Madrid, Oct 27 (EFE).- Over 230,000 people in Spain were abused by Catholic priests as children, according to a report by the Spanish Ombudsman that was published on Friday.
The investigation on sexual abuse in the country’s Catholic Church, commissioned by the Spanish parliament, brings together the testimonies of 487 alleged victims.
The report was delivered by Ángel Gabilondo to the president of the Congress of Deputies Francina Armengol on Friday, one year and a half after it was ordered.
The over 700-page document urged the creation of a state fund to compensate the alleged victims and accuses the Catholic Church’s hierarchy of having denied and concealed these crimes for decades.
While the investigation did not provide the total number of potential victims of abuse, it revealed that 0.6% of Spain’s 39 million-strong population have allegedly suffered sexual abuse by a priest before turning 18.
That translates to an estimated 236,500 people who were allegedly abused by priests when they were minors.
The survey, for which over 8,000 people were interviewed, found that 1.13% of Spaniards (around 445,000 people) were abused by staff or teachers at religious centers.
According to the report, 84% of the alleged victims interviewed were men.
In total, 11.7% of Spaniards have suffered sexual abuse before turning 18, the report found.
Only a tiny fraction of the abusers have been tried in court. Most of those accused of abuse continued in their positions or were transferred, and just a few were judged by Church authorities.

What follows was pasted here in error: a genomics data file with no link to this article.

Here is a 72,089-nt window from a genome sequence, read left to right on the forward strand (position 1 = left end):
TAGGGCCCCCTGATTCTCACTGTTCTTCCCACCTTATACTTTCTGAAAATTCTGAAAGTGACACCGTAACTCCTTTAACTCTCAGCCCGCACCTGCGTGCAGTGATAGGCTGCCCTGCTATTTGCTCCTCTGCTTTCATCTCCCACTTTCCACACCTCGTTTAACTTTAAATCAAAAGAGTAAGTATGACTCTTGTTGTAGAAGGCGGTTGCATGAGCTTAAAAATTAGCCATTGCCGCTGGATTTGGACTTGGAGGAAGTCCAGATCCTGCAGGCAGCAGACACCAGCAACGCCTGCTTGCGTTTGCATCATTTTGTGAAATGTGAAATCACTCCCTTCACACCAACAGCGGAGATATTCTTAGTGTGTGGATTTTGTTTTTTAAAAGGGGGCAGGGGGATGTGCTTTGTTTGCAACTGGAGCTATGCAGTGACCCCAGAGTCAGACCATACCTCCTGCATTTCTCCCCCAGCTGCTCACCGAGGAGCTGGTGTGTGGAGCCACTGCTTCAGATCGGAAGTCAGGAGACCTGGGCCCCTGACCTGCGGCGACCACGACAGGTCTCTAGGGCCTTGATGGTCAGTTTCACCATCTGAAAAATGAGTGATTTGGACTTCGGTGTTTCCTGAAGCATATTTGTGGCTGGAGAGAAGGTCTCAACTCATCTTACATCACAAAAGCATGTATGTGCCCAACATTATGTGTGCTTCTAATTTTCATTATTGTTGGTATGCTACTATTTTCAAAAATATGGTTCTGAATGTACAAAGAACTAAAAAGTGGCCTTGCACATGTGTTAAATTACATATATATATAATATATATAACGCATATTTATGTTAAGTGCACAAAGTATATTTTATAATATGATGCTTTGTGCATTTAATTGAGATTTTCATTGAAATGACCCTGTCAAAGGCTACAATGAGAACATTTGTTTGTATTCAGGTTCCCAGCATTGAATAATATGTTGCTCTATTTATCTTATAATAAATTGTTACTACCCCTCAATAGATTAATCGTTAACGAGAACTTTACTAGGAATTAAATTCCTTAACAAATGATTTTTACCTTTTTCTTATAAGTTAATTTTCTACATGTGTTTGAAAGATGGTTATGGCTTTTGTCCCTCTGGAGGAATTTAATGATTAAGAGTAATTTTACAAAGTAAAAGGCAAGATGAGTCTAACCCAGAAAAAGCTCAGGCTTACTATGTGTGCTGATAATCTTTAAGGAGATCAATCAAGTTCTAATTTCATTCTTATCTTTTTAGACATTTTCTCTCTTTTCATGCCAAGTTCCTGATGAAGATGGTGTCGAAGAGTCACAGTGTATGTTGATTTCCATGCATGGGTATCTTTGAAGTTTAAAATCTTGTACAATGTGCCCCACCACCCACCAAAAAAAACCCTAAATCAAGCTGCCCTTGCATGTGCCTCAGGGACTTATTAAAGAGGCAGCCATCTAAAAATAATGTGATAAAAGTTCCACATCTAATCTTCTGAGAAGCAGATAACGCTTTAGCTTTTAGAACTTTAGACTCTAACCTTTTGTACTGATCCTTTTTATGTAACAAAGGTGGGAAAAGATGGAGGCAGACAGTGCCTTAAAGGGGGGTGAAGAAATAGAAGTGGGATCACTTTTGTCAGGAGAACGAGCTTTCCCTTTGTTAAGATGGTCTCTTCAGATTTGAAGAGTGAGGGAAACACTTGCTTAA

The Ombudsman criticized the Church’s response that has been characterized “for a long time” by denial or minimization of the problem.
“Some victims have had to face not only denial and concealment, but even pressure and reactions from Church representatives in which they were blamed for the abuses suffered,” Gabilondo said.
At a press conference, he described the Church’s response to the victims as “insufficient and dilatory” and criticized common behaviors such as the transfer of alleged abusers to other parishes, schools and countries.
The “Zero Tolerance” Platform for victims of sexual abuse in the Catholic Church criticized the “terrible quality” of the study presented by the Spanish Ombudsman and its “disappointing” results.
“The final number (of victims) is probably even higher,” Miguel Hurtado, sexual abuse survivor and member of the platform, told EFE.
“The recommendations are insufficient and weak; victims and international experts have not been listened to. It is a scandal that they didn’t request that pedophilia crimes become imprescriptible,” he added.
The investigation has forced the Spanish Episcopal Conference (CEE) to announce an extraordinary plenary assembly for Monday.
At the meeting, the bishops will analyze the report and discuss the request by Cremades & Calvo Sotelo, the law firm in charge of a separate report commissioned by the CEE, to postpone the delivery date to present the study.
The lawyer’s office has already exceeded the Oct. 20 deadline given by the bishops.
Sources from the law firm said an executive summary would be delivered in November while the report would be presented by the end of the year. EFE